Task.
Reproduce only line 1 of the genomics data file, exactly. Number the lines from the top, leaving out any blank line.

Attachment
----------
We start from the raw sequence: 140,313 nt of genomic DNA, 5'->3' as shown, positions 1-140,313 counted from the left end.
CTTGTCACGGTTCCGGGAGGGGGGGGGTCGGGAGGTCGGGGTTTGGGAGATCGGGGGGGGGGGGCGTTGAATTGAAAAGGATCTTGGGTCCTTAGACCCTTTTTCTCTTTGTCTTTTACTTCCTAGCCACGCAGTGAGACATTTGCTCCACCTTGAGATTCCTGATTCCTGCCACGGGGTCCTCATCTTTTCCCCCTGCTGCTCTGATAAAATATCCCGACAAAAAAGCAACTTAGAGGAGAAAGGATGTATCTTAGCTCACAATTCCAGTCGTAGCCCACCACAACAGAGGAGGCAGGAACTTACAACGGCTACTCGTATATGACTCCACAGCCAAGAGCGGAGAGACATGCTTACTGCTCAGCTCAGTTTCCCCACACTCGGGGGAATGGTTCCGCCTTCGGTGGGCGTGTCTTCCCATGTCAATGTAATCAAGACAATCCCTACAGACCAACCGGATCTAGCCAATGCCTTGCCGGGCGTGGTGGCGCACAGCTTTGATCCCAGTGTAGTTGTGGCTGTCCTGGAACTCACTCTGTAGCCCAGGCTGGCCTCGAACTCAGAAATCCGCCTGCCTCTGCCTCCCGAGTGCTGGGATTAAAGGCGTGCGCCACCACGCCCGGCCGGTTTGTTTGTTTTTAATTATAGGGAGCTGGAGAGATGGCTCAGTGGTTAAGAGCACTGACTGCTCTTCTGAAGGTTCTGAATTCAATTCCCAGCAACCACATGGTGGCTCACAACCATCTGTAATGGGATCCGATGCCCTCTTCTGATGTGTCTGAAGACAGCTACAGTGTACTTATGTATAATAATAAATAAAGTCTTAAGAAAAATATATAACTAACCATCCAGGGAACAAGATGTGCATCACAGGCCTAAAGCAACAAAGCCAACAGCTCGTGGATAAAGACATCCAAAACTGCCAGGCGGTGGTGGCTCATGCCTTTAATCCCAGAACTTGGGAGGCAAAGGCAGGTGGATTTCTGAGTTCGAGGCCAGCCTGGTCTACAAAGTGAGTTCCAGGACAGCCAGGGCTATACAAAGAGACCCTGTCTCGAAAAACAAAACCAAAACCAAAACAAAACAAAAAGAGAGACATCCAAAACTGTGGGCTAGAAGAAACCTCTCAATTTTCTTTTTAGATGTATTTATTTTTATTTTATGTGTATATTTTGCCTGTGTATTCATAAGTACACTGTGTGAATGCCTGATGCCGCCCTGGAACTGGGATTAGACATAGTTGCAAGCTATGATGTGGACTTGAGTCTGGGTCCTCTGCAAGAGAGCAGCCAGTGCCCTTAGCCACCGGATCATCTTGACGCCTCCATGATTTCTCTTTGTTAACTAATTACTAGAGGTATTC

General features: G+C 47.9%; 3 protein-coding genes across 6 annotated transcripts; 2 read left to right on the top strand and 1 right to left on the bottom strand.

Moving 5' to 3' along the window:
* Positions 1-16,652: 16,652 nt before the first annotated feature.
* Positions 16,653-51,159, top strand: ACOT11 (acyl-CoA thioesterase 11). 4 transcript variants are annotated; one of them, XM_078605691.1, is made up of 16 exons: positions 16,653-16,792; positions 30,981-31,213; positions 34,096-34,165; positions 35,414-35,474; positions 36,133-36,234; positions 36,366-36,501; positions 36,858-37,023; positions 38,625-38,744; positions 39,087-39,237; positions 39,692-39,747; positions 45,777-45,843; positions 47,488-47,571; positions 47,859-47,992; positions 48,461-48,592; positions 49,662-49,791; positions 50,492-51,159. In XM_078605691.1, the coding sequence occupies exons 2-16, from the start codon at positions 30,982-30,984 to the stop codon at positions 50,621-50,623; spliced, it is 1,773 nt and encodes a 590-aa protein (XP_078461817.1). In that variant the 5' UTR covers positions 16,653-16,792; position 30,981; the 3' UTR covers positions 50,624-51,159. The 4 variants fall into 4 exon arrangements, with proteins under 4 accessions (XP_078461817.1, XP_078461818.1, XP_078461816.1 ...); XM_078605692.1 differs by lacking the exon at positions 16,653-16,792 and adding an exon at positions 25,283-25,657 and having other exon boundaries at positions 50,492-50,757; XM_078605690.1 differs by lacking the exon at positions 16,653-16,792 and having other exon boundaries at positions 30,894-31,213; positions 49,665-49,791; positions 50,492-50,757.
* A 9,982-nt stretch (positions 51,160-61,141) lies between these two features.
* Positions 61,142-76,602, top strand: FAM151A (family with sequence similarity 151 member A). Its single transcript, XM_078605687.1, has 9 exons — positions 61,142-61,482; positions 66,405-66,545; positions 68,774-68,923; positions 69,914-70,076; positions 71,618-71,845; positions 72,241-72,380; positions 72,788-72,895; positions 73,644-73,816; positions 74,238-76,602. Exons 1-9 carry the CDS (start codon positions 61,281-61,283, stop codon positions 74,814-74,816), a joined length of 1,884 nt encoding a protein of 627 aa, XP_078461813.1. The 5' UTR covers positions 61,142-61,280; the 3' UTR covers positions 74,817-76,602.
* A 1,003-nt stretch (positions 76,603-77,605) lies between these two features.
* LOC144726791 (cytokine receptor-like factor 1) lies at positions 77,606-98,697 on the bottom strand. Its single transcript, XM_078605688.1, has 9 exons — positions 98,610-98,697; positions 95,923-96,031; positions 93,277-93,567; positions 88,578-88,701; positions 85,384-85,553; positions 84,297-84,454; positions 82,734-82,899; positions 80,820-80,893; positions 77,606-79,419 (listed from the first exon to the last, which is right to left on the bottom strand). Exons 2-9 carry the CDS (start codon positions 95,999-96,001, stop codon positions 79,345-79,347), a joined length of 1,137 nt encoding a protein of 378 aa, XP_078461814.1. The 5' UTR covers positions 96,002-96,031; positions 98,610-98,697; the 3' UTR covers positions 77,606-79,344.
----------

We start from the raw sequence: 140,313 nt of genomic DNA, 5'->3' as shown, positions 1-140,313 counted from the left end.